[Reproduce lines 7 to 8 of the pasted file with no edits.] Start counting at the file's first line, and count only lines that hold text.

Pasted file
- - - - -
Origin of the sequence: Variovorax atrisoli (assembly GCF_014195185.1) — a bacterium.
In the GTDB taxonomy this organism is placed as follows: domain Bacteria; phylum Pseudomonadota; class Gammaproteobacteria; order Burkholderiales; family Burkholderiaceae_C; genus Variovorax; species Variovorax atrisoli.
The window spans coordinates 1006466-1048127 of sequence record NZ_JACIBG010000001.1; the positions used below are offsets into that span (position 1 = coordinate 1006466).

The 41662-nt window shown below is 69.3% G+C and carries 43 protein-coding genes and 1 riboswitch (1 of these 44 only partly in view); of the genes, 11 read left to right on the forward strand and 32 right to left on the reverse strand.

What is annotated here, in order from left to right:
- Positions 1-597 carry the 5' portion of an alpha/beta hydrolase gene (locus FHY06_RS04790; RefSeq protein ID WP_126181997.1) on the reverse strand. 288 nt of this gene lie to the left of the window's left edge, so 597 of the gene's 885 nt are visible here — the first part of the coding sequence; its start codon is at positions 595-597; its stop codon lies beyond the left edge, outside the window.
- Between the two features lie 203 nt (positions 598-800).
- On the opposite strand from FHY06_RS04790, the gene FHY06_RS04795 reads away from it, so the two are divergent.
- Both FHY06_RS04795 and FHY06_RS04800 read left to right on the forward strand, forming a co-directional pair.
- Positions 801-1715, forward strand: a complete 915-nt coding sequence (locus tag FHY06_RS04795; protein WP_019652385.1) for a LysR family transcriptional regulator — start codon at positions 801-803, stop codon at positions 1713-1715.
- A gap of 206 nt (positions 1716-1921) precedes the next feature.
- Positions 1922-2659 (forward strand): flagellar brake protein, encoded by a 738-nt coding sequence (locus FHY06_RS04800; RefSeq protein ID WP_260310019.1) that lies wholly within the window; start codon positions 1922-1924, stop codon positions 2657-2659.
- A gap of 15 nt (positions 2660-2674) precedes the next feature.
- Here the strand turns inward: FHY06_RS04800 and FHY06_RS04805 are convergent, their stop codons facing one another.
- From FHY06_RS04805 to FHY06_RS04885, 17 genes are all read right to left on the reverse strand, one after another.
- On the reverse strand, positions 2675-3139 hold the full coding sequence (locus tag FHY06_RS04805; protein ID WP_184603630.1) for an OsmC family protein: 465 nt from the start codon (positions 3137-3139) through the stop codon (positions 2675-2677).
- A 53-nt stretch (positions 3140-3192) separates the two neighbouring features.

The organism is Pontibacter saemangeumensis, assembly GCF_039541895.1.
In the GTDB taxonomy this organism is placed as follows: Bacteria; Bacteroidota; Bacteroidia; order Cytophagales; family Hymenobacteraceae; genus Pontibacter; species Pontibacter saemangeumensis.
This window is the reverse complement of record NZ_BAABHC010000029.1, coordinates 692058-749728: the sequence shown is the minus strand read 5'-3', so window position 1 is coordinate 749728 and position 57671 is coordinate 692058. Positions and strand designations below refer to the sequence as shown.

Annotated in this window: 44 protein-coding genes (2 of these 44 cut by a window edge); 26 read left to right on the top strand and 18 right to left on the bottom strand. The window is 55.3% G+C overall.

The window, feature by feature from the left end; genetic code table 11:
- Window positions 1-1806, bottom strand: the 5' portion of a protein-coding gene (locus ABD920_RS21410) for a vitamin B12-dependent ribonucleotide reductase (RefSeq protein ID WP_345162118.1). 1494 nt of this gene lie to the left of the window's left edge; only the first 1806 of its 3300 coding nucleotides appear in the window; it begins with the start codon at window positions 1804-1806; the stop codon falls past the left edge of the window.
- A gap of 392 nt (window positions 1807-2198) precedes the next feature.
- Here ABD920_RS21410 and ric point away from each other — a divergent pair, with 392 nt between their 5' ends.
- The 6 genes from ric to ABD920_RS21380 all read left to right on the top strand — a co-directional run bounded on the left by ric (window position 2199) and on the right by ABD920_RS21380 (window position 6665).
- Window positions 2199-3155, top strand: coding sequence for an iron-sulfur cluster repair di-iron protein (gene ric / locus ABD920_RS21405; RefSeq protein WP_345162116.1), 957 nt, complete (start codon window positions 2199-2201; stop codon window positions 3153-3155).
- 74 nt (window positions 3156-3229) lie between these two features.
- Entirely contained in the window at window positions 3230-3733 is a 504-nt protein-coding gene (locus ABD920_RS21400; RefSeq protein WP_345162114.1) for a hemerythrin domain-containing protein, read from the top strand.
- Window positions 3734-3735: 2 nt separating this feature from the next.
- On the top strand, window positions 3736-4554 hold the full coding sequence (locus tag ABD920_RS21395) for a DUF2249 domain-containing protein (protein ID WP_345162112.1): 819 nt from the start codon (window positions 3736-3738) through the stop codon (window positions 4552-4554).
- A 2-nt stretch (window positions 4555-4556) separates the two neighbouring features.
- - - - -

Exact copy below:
- Between the two features lie 203 nt (positions 598-800).
- On the opposite strand from FHY06_RS04790, the gene FHY06_RS04795 reads away from it, so the two are divergent.